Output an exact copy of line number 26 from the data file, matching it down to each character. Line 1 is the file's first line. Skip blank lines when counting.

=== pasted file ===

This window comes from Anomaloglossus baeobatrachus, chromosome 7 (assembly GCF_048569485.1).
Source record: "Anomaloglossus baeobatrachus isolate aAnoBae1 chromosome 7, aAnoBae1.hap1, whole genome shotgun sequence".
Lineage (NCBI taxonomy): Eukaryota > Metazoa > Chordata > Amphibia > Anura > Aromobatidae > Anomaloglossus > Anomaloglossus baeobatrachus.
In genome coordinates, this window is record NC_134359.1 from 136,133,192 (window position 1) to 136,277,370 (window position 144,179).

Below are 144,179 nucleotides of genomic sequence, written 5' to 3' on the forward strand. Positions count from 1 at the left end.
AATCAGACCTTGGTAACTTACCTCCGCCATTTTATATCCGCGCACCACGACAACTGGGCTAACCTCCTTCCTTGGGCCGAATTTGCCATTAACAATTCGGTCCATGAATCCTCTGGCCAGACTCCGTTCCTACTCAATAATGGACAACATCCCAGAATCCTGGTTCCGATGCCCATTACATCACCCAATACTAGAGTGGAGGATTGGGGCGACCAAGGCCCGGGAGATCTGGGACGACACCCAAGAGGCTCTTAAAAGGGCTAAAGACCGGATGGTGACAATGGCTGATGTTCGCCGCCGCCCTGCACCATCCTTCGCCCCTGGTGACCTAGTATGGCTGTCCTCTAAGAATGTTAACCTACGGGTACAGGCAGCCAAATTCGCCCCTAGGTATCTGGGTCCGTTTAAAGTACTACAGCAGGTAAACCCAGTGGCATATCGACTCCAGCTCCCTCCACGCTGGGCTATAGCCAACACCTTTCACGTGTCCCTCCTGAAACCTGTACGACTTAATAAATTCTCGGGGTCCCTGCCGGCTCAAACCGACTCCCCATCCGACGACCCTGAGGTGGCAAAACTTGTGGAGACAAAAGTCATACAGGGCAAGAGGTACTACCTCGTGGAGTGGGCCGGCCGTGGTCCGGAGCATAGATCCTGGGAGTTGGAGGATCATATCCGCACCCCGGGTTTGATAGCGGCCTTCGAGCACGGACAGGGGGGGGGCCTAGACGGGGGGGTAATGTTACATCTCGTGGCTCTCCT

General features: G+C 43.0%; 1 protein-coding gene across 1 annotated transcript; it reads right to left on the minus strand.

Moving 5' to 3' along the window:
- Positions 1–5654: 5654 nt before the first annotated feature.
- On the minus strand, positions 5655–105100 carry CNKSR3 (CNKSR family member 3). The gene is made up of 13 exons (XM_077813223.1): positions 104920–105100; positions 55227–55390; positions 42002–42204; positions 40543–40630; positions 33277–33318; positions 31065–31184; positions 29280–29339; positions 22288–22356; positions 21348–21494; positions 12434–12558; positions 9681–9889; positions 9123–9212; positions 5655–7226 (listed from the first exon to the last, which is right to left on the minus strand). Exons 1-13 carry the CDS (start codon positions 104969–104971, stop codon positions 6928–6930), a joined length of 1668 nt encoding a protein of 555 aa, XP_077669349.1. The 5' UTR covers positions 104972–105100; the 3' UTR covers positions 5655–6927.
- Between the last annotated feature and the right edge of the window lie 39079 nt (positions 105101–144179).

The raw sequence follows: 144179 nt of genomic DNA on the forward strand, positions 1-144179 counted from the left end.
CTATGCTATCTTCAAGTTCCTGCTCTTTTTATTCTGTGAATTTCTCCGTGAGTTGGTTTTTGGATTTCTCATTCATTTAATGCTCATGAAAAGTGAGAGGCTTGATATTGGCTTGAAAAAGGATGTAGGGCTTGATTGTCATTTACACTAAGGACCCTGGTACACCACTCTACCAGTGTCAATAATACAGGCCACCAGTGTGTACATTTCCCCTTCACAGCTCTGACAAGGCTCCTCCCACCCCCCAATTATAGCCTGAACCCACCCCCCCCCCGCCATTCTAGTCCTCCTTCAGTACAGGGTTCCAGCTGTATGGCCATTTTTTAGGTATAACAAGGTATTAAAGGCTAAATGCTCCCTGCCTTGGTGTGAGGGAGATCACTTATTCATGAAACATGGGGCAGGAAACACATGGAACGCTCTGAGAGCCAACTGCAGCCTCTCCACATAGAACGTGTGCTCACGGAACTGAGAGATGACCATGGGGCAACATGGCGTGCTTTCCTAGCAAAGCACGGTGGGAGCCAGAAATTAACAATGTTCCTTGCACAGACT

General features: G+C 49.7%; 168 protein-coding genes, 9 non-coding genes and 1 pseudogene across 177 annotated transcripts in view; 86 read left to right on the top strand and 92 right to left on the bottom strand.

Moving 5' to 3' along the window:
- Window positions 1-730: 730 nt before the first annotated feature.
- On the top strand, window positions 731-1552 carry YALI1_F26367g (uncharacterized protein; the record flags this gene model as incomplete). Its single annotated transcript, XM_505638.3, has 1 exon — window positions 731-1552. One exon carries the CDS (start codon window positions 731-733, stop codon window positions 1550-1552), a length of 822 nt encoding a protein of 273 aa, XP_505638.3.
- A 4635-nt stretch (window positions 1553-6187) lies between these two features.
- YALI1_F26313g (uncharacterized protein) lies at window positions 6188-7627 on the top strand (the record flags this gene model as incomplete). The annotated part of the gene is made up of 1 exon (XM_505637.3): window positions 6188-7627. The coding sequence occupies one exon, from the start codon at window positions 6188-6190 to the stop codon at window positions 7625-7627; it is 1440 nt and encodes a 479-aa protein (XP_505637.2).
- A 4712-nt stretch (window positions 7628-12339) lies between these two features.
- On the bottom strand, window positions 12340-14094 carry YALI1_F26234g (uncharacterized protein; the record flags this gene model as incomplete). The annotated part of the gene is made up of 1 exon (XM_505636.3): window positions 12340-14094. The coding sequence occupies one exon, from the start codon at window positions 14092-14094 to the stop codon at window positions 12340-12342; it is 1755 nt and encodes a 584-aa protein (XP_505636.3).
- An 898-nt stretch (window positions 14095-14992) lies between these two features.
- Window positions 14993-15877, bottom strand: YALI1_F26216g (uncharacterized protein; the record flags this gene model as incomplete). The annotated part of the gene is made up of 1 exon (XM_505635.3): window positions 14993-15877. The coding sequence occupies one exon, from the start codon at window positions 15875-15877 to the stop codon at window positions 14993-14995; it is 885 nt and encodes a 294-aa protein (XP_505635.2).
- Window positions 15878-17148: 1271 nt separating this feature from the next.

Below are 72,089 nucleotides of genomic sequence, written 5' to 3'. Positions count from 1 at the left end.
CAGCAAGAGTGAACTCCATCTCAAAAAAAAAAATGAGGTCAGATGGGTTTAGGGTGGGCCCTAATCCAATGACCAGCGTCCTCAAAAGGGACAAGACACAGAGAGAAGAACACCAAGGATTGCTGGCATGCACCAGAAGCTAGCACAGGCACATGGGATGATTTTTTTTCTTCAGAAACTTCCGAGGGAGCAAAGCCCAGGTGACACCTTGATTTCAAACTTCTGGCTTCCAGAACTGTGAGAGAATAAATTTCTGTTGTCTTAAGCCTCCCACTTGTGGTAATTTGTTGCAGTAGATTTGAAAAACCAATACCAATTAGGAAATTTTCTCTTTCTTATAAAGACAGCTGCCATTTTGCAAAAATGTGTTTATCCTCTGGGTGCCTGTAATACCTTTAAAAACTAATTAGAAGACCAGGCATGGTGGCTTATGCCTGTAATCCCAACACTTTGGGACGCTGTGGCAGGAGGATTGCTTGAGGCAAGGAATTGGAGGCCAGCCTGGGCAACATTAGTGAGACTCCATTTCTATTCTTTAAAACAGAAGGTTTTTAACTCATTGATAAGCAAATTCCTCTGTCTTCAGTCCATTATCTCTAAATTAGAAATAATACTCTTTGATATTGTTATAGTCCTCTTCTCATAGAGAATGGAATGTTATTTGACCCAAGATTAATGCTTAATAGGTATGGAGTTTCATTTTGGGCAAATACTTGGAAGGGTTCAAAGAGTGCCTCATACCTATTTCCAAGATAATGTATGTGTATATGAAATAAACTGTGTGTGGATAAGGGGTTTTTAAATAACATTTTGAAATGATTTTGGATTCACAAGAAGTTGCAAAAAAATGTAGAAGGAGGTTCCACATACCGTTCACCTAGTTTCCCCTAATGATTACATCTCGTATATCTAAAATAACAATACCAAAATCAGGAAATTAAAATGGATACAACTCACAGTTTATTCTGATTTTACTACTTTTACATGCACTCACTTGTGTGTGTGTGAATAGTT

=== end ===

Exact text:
CAGCAAGAGTGAACTCCATCTCAAAAAAAAAAATGAGGTCAGATGGGTTTAGGGTGGGCCCTAATCCAATGACCAGCGTCCTCAAAAGGGACAAGACACAGAGAGAAGAACACCAAGGATTGCTGGCATGCACCAGAAGCTAGCACAGGCACATGGGATGATTTTTTTTCTTCAGAAACTTCCGAGGGAGCAAAGCCCAGGTGACACCTTGATTTCAAACTTCTGGCTTCCAGAACTGTGAGAGAATAAATTTCTGTTGTCTTAAGCCTCCCACTTGTGGTAATTTGTTGCAGTAGATTTGAAAAACCAATACCAATTAGGAAATTTTCTCTTTCTTATAAAGACAGCTGCCATTTTGCAAAAATGTGTTTATCCTCTGGGTGCCTGTAATACCTTTAAAAACTAATTAGAAGACCAGGCATGGTGGCTTATGCCTGTAATCCCAACACTTTGGGACGCTGTGGCAGGAGGATTGCTTGAGGCAAGGAATTGGAGGCCAGCCTGGGCAACATTAGTGAGACTCCATTTCTATTCTTTAAAACAGAAGGTTTTTAACTCATTGATAAGCAAATTCCTCTGTCTTCAGTCCATTATCTCTAAATTAGAAATAATACTCTTTGATATTGTTATAGTCCTCTTCTCATAGAGAATGGAATGTTATTTGACCCAAGATTAATGCTTAATAGGTATGGAGTTTCATTTTGGGCAAATACTTGGAAGGGTTCAAAGAGTGCCTCATACCTATTTCCAAGATAATGTATGTGTATATGAAATAAACTGTGTGTGGATAAGGGGTTTTTAAATAACATTTTGAAATGATTTTGGATTCACAAGAAGTTGCAAAAAAATGTAGAAGGAGGTTCCACATACCGTTCACCTAGTTTCCCCTAATGATTACATCTCGTATATCTAAAATAACAATACCAAAATCAGGAAATTAAAATGGATACAACTCACAGTTTATTCTGATTTTACTACTTTTACATGCACTCACTTGTGTGTGTGTGAATAGTT